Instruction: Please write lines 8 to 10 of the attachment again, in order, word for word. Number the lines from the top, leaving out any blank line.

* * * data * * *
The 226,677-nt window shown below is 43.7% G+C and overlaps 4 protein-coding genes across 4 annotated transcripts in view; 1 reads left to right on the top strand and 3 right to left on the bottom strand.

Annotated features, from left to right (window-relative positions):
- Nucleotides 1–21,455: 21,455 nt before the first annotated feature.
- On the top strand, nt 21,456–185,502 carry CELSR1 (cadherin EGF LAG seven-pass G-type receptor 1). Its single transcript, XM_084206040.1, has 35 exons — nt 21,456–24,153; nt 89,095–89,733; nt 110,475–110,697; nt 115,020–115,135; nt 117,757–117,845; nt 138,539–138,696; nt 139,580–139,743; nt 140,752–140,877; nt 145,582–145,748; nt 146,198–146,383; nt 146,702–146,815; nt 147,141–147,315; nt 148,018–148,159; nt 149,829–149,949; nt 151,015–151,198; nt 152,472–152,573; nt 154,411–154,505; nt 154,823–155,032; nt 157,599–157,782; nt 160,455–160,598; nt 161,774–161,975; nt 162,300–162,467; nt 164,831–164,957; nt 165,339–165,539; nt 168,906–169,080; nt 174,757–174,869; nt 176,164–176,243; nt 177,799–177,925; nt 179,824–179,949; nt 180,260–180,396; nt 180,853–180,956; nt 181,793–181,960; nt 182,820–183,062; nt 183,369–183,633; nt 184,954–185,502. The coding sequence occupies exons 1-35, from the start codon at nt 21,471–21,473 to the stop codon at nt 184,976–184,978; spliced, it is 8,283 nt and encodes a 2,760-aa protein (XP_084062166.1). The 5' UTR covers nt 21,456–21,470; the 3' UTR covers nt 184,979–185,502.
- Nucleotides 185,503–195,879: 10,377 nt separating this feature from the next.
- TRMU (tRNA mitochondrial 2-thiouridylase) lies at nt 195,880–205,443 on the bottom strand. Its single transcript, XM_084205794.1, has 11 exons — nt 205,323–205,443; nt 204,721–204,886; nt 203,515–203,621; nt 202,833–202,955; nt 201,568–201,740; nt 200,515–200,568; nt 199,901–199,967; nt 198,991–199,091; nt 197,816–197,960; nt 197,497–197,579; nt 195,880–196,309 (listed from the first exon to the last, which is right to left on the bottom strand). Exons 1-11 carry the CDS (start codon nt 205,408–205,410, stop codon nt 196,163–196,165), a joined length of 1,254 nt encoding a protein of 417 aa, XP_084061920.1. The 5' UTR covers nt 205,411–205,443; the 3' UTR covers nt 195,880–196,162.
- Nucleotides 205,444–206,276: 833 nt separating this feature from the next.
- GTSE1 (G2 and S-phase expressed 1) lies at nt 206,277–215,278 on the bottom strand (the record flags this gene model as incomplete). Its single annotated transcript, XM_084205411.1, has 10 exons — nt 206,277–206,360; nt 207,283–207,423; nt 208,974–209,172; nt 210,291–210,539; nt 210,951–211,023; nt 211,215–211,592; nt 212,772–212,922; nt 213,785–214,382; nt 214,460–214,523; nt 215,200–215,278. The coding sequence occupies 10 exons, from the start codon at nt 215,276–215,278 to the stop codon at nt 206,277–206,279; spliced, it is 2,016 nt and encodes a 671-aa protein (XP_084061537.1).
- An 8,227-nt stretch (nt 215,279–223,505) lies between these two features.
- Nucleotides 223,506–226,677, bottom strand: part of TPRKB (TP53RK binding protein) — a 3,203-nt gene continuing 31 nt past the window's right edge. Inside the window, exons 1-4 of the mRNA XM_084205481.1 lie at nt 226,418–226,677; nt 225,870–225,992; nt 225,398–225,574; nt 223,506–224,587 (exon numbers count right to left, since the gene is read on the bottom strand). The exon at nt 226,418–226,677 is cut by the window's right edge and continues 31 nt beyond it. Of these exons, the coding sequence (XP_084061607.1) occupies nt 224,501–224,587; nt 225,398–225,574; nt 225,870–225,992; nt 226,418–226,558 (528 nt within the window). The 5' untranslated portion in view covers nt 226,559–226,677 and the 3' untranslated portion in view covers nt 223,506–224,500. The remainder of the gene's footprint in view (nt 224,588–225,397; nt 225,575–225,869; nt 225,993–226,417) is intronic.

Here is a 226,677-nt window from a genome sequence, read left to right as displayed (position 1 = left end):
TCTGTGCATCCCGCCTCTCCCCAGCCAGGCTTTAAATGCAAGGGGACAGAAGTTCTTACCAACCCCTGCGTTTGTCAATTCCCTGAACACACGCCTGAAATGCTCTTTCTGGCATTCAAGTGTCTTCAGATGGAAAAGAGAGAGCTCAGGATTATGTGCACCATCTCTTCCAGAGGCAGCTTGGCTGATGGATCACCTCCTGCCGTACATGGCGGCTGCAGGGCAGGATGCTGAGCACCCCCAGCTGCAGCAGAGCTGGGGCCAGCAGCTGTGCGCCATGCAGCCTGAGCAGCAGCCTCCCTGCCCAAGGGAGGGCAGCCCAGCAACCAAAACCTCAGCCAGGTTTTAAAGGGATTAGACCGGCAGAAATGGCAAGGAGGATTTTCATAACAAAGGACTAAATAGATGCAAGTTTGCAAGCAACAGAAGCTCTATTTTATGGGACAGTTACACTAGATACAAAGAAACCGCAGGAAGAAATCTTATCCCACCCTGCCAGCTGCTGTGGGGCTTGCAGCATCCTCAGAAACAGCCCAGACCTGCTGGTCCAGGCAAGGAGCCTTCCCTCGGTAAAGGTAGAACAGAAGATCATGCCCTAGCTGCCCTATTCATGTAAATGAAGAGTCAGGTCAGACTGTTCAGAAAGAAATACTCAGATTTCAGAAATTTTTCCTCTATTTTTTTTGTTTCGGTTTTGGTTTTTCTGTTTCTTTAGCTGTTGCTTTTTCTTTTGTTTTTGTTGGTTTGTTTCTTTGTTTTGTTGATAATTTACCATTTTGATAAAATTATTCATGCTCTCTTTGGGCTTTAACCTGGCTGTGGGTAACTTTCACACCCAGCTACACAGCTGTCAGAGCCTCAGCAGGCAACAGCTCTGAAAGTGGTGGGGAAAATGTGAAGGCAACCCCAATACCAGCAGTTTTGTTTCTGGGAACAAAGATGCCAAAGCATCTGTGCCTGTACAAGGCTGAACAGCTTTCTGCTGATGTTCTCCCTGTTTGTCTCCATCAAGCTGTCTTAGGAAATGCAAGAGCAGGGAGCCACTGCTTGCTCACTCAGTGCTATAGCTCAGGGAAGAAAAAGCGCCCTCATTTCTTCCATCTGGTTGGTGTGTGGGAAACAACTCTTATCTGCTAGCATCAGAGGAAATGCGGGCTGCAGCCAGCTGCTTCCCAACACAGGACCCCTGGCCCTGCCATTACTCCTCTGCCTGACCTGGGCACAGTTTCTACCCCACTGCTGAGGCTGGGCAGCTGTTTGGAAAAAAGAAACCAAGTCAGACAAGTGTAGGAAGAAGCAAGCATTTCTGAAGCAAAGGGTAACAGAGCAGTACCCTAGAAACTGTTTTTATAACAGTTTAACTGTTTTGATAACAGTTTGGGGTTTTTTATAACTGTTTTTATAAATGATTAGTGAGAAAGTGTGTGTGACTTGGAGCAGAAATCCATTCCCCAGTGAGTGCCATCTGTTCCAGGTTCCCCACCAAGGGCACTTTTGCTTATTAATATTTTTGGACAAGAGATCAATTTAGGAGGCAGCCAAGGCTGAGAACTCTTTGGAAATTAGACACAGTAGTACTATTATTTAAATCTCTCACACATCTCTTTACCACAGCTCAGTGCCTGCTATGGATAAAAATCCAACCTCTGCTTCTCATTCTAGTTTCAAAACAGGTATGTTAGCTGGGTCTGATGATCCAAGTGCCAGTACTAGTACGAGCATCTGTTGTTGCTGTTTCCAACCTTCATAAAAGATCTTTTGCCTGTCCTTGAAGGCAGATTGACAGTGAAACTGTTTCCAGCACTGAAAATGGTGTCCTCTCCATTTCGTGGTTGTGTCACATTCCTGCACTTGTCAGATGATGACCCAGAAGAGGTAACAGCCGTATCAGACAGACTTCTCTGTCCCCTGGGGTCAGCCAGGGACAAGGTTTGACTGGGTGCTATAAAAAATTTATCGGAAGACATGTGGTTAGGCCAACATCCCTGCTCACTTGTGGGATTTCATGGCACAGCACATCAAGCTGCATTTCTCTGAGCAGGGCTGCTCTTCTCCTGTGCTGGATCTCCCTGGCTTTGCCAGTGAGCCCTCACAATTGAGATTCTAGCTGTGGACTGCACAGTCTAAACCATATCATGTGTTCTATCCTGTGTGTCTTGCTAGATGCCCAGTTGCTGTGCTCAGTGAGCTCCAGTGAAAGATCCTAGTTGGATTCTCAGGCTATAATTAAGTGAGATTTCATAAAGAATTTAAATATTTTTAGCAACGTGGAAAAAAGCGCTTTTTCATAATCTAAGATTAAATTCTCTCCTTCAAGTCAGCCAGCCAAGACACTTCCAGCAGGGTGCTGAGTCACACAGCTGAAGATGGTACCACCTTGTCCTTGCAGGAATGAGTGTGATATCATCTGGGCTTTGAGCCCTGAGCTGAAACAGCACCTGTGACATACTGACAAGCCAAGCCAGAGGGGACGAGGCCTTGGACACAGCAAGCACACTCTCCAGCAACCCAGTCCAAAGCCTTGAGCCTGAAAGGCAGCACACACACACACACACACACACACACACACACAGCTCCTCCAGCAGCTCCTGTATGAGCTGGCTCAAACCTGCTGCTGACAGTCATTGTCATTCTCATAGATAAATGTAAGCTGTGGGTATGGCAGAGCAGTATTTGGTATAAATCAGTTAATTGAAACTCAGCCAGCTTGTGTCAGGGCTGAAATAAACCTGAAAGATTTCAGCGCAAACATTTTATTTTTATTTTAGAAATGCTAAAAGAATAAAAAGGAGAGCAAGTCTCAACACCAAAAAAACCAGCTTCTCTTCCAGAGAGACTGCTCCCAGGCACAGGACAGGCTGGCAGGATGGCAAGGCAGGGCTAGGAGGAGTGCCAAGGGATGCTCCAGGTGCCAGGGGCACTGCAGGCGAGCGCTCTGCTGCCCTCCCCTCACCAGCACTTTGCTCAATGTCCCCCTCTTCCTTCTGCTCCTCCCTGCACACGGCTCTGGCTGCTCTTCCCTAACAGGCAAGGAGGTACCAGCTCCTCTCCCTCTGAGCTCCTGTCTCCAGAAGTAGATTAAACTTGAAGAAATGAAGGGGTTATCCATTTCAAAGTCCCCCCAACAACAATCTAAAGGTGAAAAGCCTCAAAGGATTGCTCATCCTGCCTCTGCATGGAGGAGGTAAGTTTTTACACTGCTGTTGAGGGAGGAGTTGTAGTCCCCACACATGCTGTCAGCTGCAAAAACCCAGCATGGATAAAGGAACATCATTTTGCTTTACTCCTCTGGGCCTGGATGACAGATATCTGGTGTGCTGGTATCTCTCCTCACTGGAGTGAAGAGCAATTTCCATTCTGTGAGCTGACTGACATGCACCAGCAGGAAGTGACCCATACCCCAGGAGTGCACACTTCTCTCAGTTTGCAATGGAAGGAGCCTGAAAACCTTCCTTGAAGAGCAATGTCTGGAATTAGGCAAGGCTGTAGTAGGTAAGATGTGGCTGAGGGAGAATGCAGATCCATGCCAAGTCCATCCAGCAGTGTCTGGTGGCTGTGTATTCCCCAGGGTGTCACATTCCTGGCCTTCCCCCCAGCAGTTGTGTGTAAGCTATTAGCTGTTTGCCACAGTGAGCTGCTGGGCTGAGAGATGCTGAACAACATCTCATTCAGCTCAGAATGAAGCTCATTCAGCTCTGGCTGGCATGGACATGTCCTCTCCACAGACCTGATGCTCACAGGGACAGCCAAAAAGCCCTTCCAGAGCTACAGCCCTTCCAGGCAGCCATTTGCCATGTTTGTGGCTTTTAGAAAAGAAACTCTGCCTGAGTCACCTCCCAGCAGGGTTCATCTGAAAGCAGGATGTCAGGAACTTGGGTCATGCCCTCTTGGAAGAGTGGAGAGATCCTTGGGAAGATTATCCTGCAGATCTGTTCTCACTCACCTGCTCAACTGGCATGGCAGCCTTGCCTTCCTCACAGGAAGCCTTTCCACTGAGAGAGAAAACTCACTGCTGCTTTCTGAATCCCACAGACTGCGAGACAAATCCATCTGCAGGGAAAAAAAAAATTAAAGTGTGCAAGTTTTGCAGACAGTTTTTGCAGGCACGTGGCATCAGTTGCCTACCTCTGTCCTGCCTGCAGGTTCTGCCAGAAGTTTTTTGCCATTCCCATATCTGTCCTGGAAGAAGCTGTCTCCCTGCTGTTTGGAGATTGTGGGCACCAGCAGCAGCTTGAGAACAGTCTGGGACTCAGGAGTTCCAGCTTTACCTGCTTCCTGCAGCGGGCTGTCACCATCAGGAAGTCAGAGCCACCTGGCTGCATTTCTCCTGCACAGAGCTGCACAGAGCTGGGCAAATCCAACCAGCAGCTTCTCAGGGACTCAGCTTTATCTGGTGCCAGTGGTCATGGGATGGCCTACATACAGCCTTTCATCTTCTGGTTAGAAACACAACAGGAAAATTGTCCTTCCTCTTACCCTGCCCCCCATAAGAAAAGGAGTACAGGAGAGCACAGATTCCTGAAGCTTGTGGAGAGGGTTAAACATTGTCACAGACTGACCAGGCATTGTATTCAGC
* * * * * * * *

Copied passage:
- GTSE1 (G2 and S-phase expressed 1) lies at nt 206,277–215,278 on the bottom strand (the record flags this gene model as incomplete). Its single annotated transcript, XM_084205411.1, has 10 exons — nt 206,277–206,360; nt 207,283–207,423; nt 208,974–209,172; nt 210,291–210,539; nt 210,951–211,023; nt 211,215–211,592; nt 212,772–212,922; nt 213,785–214,382; nt 214,460–214,523; nt 215,200–215,278. The coding sequence occupies 10 exons, from the start codon at nt 215,276–215,278 to the stop codon at nt 206,277–206,279; spliced, it is 2,016 nt and encodes a 671-aa protein (XP_084061537.1).
- An 8,227-nt stretch (nt 215,279–223,505) lies between these two features.
- Nucleotides 223,506–226,677, bottom strand: part of TPRKB (TP53RK binding protein) — a 3,203-nt gene continuing 31 nt past the window's right edge. Inside the window, exons 1-4 of the mRNA XM_084205481.1 lie at nt 226,418–226,677; nt 225,870–225,992; nt 225,398–225,574; nt 223,506–224,587 (exon numbers count right to left, since the gene is read on the bottom strand). The exon at nt 226,418–226,677 is cut by the window's right edge and continues 31 nt beyond it. Of these exons, the coding sequence (XP_084061607.1) occupies nt 224,501–224,587; nt 225,398–225,574; nt 225,870–225,992; nt 226,418–226,558 (528 nt within the window). The 5' untranslated portion in view covers nt 226,559–226,677 and the 3' untranslated portion in view covers nt 223,506–224,500. The remainder of the gene's footprint in view (nt 224,588–225,397; nt 225,575–225,869; nt 225,993–226,417) is intronic.